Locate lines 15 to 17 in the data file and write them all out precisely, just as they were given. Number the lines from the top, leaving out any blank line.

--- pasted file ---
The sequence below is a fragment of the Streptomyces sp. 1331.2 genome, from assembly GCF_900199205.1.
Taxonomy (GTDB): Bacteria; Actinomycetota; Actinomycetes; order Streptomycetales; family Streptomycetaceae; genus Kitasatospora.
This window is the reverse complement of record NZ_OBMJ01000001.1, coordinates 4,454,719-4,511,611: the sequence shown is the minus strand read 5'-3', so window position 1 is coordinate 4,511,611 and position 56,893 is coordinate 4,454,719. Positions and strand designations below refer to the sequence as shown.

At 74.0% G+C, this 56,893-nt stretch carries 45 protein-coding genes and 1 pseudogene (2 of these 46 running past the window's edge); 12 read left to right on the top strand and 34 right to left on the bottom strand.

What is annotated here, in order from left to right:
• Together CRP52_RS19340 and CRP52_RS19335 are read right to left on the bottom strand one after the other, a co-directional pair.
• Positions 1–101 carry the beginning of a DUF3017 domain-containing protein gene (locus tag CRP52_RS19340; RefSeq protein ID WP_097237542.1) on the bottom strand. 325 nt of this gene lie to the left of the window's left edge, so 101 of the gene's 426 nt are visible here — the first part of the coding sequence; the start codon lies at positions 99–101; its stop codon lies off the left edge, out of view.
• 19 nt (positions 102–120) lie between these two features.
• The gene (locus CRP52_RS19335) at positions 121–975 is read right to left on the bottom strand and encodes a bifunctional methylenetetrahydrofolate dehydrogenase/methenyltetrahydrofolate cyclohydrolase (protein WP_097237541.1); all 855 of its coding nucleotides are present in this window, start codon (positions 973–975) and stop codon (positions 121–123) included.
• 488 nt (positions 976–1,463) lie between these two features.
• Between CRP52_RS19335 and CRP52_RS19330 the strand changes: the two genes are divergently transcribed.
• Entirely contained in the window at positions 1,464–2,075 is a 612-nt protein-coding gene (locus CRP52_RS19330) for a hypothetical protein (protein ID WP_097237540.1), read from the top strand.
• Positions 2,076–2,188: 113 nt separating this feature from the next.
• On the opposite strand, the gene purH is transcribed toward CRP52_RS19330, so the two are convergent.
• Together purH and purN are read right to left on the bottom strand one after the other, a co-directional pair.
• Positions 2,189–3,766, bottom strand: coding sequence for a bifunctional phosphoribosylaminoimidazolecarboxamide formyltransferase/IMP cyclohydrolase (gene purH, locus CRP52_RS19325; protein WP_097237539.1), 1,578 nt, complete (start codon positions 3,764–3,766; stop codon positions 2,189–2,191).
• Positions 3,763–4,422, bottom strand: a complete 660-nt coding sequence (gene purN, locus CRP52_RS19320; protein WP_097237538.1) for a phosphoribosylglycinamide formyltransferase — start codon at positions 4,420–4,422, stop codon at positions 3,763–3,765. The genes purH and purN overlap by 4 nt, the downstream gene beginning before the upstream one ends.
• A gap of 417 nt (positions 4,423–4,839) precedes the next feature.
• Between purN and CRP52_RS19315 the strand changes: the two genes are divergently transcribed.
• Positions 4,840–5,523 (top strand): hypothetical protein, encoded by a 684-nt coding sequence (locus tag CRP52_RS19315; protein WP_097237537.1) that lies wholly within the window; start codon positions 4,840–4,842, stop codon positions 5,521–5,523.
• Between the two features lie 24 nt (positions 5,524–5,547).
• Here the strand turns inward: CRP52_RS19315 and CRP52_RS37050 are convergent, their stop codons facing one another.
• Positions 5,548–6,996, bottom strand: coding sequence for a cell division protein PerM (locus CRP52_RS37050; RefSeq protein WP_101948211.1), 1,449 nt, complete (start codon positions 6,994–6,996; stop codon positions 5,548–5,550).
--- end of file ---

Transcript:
• Together purH and purN are read right to left on the bottom strand one after the other, a co-directional pair.
• Positions 2,189–3,766, bottom strand: coding sequence for a bifunctional phosphoribosylaminoimidazolecarboxamide formyltransferase/IMP cyclohydrolase (gene purH, locus CRP52_RS19325; protein WP_097237539.1), 1,578 nt, complete (start codon positions 3,764–3,766; stop codon positions 2,189–2,191).
• Positions 3,763–4,422, bottom strand: a complete 660-nt coding sequence (gene purN, locus CRP52_RS19320; protein WP_097237538.1) for a phosphoribosylglycinamide formyltransferase — start codon at positions 4,420–4,422, stop codon at positions 3,763–3,765. The genes purH and purN overlap by 4 nt, the downstream gene beginning before the upstream one ends.